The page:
2. There were 2 reported incidents of Physical Assault, intimidation of candidates and their agents at the Jinja tally center. This was targeted at those that complained about differing results being entered by the data clerks ( in Jinja south mayor and the Jinja central Division councilor elections). FABIO observed some candidates and agents of candidates being battered and thrown out of the tally center.
  3. Unlike during the presidential and parliamentary elections, 15 incidents      of   vote buying during the city mayoral, Division and the residual lower local Government elections were reported. These were mainly in the form of offering money to voters near polling stations in order to sway their vote.
  • In Namutumba District, the Sub County of Bulange did not have elections for the directly elected district male councillors as one of the candidate’s names did not appear on the declaration of results forms


The Electoral Commission should entrench voter education not just in the wake of an election; but all round the electoral cycle. This will likely help in addressing the problem of invalid votes, apathy and  low voter turnout. The Electoral Commission needs to improve in her management of logistics to better address the issues of missing key electoral materials at the polling stations and deployment of polling officials.

Towards greater transparency around Uganda elections, the media should be  allowed  to cover all aspects of the electoral processes. This would go a long in building public confidence in the electoral process and the EC..

FABIO commends the EC for the significant inclusion of women as polling officials. This should be upheld and improved upon by making more women presiding officers. This will build confidence in prospective female voters to participate in the electoral processes.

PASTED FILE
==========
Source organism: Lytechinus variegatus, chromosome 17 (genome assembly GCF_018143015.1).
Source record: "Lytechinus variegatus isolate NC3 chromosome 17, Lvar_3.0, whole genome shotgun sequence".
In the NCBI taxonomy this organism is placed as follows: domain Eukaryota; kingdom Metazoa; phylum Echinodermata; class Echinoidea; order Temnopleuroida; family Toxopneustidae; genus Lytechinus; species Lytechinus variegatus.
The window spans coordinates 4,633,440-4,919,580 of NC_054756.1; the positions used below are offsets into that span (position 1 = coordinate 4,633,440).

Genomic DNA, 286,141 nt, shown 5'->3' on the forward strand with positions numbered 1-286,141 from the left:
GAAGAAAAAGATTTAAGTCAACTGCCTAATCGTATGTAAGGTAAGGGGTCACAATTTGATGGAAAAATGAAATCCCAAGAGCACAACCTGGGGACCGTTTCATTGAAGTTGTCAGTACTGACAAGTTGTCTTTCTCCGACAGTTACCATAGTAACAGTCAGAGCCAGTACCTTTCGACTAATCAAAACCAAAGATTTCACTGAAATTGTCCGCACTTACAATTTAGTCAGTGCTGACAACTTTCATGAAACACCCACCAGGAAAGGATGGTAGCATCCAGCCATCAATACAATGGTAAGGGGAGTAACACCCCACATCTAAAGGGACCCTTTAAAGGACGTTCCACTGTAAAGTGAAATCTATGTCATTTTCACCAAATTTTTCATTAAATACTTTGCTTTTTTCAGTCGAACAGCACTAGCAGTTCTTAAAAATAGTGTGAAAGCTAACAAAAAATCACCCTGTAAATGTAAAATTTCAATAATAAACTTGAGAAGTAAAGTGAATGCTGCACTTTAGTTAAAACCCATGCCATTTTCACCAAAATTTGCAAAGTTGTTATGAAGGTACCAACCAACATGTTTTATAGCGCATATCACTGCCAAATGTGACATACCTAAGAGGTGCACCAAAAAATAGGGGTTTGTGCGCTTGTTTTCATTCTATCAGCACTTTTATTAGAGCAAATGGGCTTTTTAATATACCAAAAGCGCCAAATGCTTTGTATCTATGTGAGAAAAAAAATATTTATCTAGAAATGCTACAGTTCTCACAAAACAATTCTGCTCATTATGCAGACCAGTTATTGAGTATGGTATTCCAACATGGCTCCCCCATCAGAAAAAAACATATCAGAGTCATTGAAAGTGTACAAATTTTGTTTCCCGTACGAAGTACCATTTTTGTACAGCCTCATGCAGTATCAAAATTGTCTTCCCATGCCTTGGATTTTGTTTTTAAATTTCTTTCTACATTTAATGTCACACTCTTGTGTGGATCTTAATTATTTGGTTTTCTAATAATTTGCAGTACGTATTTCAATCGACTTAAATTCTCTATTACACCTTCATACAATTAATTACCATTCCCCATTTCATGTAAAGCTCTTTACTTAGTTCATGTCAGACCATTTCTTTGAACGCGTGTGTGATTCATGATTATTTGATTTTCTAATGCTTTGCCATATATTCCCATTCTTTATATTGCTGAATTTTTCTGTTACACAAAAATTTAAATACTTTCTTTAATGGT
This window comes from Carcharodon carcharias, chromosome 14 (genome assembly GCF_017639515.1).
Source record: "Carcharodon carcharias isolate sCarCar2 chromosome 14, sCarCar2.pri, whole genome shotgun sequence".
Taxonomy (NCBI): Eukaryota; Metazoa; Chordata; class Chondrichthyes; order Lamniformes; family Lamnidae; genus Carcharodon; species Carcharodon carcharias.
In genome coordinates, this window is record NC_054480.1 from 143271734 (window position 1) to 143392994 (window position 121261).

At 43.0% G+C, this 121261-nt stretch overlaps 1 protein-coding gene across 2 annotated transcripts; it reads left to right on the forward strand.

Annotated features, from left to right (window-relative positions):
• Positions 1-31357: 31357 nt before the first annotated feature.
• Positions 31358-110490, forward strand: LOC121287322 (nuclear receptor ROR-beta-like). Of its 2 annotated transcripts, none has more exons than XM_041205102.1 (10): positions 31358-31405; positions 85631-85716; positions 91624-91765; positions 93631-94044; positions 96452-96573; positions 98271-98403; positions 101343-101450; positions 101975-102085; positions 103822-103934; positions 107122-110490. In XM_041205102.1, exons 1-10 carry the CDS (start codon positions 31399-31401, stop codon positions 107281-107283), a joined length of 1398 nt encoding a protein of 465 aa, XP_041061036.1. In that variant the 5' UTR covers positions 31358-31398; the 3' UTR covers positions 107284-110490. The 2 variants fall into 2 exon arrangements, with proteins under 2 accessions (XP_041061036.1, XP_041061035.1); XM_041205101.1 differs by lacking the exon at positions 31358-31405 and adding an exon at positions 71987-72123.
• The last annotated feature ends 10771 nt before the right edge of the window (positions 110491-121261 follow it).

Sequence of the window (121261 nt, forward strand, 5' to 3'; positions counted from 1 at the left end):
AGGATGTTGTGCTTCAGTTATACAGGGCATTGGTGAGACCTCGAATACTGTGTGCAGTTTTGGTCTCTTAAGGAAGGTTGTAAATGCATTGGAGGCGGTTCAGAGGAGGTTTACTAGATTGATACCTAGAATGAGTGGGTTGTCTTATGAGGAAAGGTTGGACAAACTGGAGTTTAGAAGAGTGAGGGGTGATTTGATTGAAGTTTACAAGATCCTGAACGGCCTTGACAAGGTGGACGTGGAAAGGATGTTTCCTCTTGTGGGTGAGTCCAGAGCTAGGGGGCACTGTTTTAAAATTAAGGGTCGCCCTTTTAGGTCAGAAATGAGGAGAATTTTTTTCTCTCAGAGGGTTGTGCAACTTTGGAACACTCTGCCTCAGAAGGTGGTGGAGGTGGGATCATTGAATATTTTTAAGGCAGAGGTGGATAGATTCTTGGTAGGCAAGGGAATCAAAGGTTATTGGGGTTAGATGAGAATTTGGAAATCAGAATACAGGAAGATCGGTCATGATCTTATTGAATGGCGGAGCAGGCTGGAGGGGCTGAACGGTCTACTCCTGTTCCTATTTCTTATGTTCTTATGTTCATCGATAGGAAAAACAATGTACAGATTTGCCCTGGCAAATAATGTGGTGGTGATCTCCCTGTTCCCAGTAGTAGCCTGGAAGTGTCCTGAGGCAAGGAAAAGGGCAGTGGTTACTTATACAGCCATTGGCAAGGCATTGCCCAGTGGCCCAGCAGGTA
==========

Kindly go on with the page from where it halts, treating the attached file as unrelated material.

The EC should continue to improve upon the transparency of the tallying of results by adoption of electoral technologies that enable electronic transmission of results from the polling station to the central system at the Tally Centre. This will address computation errors and provide a basis for comparison between what the tally Centre data clerks enter and what was sent electronically from the polling stations by the presiding officers.

The EC and the relevant agencies with responsibility for election day security and prosecution of electoral offenders must be seen to be committed to enforcement of the law; including arrest and prosecution of electoral offenders.   assisted voting must be done in total compliance with the legal framework and Vote buying be deterred as strongly as possible including jail time.


FABIO has deployed 25 Long term Observers who will continue to monitor the post-election period, including electoral related violence and how it affects women. FABIO will bi-weekly be providing the notary public and critical stakeholders with updates on the post-election violence monitoring.